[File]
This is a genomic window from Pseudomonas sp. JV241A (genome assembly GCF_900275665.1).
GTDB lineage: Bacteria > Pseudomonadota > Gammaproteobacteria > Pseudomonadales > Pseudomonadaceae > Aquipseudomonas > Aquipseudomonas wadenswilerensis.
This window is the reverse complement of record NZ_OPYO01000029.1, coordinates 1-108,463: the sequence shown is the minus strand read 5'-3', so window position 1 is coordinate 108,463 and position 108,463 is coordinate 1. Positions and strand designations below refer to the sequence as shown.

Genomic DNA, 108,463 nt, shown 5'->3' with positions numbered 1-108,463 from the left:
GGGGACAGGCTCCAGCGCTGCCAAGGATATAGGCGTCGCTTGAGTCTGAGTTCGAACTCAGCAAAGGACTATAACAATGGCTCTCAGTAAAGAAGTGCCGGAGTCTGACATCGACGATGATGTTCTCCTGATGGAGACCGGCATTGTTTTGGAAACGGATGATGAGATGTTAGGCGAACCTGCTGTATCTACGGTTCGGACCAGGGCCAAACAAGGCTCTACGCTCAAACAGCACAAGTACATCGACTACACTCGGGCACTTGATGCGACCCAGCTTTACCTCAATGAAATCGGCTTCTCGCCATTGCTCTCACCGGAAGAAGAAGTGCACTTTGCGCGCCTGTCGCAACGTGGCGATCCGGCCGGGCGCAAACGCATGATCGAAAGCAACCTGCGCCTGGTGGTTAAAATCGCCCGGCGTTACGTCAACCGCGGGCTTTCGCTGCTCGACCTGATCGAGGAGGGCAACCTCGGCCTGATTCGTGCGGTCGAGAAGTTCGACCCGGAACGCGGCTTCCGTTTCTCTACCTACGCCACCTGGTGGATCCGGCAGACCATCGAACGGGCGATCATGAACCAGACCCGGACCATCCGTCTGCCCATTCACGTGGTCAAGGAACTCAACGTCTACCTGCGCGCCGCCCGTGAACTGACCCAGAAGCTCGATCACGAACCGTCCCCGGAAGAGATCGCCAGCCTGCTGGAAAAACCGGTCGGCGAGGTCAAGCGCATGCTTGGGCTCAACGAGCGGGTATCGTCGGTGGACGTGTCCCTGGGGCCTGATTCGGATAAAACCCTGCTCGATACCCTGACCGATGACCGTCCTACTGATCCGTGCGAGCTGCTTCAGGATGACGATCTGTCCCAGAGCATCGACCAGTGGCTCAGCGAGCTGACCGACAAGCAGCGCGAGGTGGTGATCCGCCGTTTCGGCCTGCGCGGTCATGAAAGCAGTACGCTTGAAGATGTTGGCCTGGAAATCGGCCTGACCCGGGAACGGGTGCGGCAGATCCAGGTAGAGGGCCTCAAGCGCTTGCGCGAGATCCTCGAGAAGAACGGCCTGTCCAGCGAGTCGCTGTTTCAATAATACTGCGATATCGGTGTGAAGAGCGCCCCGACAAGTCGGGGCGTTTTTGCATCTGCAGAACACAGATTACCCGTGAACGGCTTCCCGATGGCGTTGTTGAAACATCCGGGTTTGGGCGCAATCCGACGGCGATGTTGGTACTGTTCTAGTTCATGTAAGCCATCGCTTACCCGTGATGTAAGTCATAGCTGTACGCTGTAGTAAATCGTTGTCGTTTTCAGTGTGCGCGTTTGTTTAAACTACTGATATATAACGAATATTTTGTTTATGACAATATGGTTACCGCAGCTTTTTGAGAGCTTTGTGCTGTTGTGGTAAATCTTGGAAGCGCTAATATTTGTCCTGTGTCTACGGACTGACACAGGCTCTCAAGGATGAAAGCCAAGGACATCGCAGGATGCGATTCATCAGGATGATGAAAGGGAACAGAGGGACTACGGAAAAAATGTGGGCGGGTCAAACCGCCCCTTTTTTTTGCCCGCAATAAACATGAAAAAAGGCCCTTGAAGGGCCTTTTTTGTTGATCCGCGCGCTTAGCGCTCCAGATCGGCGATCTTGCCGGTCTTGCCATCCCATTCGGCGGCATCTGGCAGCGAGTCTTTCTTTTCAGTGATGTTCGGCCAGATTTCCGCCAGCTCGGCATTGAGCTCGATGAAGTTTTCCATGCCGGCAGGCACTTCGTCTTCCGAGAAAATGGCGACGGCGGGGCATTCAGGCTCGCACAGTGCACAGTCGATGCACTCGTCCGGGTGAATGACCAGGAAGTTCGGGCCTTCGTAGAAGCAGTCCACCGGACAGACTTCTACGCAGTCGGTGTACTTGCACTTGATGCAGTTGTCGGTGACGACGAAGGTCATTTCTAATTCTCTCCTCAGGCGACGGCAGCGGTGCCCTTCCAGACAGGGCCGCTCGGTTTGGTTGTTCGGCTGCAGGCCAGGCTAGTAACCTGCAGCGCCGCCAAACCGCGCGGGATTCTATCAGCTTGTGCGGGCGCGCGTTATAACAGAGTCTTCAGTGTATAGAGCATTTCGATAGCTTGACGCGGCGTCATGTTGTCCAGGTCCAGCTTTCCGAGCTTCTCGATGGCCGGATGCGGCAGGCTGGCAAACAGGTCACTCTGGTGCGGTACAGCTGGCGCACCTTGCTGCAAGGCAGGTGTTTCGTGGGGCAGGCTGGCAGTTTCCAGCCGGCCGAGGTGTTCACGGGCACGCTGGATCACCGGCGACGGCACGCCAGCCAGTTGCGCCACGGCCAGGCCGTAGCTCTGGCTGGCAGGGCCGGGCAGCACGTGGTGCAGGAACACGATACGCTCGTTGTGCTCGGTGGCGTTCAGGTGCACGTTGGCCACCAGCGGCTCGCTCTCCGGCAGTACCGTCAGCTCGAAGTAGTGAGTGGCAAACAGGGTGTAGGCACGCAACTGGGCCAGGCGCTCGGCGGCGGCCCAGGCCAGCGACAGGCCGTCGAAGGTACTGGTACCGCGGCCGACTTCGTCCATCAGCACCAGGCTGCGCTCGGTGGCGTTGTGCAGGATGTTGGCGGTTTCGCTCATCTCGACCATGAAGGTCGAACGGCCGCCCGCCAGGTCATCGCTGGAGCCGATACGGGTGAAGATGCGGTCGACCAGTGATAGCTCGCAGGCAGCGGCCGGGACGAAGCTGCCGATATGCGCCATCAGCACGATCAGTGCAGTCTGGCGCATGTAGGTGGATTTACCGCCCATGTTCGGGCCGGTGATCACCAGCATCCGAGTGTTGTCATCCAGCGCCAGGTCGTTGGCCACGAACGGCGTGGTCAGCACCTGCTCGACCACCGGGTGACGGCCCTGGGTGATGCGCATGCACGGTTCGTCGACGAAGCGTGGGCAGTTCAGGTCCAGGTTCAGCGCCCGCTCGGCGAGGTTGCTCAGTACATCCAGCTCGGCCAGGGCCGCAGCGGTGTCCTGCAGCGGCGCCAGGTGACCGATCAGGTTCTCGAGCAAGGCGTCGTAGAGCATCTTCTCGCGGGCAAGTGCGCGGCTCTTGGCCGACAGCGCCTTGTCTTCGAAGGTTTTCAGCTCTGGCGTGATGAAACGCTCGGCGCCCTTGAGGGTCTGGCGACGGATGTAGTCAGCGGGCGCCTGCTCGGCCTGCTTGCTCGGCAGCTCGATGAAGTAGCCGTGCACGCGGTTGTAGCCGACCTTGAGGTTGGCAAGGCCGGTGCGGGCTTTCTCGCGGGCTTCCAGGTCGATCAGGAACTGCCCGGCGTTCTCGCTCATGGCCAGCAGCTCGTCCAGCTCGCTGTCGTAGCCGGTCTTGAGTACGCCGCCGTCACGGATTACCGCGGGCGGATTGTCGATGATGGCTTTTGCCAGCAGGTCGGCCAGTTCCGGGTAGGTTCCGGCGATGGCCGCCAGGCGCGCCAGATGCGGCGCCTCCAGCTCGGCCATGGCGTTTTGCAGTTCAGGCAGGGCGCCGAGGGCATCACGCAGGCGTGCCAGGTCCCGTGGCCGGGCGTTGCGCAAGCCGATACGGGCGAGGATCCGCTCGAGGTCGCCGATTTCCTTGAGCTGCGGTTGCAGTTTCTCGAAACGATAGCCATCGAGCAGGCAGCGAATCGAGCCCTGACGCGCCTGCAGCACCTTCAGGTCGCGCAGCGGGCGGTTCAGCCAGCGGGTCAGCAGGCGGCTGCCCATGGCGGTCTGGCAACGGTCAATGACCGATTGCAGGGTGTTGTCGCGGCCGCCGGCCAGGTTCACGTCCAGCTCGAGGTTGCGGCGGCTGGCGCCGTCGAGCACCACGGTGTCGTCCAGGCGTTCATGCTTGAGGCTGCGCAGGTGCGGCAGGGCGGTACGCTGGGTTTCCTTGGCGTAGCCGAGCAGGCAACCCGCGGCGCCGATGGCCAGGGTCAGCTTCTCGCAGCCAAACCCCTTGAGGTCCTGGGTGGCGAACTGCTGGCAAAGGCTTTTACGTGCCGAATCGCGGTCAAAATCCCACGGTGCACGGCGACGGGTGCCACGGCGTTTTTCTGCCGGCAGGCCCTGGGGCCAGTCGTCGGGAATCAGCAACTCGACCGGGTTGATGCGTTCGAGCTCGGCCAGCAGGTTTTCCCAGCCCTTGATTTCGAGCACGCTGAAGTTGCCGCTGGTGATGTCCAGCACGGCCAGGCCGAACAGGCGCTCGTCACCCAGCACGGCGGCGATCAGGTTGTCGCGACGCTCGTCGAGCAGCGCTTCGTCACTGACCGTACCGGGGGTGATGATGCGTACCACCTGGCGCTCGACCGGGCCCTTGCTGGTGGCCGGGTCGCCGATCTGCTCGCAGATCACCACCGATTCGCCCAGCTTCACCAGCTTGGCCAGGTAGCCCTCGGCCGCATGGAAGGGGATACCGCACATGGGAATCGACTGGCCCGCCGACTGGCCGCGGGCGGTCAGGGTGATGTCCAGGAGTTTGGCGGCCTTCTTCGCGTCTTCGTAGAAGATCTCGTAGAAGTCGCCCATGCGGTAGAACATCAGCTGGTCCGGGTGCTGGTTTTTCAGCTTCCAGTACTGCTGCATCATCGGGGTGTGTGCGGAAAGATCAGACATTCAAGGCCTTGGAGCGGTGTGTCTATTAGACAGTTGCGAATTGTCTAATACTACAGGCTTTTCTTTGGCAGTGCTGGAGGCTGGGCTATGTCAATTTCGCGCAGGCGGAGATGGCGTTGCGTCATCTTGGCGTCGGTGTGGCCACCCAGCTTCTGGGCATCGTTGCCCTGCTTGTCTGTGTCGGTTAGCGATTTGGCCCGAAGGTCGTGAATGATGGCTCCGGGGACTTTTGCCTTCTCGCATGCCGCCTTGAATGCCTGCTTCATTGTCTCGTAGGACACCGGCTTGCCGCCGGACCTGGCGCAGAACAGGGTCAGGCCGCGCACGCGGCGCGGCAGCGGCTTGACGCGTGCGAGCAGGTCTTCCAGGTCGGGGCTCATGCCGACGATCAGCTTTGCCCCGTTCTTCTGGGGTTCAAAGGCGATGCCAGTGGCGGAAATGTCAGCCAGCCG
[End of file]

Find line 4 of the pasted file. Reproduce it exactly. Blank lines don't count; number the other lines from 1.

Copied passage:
Genomic DNA, 108,463 nt, shown 5'->3' with positions numbered 1-108,463 from the left: